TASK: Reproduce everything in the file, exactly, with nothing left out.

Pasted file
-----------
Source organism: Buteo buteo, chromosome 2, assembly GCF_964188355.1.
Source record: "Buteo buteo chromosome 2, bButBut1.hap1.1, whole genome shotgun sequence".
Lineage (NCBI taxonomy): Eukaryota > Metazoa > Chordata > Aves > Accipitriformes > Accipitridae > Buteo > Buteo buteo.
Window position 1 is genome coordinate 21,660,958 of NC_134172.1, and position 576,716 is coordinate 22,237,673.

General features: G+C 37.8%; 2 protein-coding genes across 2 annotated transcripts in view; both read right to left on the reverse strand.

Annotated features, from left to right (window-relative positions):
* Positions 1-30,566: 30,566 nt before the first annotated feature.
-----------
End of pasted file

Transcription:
Source organism: Buteo buteo, chromosome 2, assembly GCF_964188355.1.
Source record: "Buteo buteo chromosome 2, bButBut1.hap1.1, whole genome shotgun sequence".
Lineage (NCBI taxonomy): Eukaryota > Metazoa > Chordata > Aves > Accipitriformes > Accipitridae > Buteo > Buteo buteo.
Window position 1 is genome coordinate 21,660,958 of NC_134172.1, and position 576,716 is coordinate 22,237,673.

General features: G+C 37.8%; 2 protein-coding genes across 2 annotated transcripts in view; both read right to left on the reverse strand.

Annotated features, from left to right (window-relative positions):
* Positions 1-30,566: 30,566 nt before the first annotated feature.